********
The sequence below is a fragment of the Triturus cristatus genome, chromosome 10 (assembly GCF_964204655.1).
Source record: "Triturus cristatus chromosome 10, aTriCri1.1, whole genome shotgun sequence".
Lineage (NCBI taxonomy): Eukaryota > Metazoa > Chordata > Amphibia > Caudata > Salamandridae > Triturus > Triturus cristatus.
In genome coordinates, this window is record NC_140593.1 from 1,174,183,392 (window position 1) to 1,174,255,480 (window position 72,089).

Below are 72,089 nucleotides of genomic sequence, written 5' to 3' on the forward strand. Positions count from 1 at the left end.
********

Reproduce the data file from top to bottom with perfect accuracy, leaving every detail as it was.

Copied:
The sequence below is a fragment of the Triturus cristatus genome, chromosome 10 (assembly GCF_964204655.1).
Source record: "Triturus cristatus chromosome 10, aTriCri1.1, whole genome shotgun sequence".
Lineage (NCBI taxonomy): Eukaryota > Metazoa > Chordata > Amphibia > Caudata > Salamandridae > Triturus > Triturus cristatus.
In genome coordinates, this window is record NC_140593.1 from 1,174,183,392 (window position 1) to 1,174,255,480 (window position 72,089).

Below are 72,089 nucleotides of genomic sequence, written 5' to 3' on the forward strand. Positions count from 1 at the left end.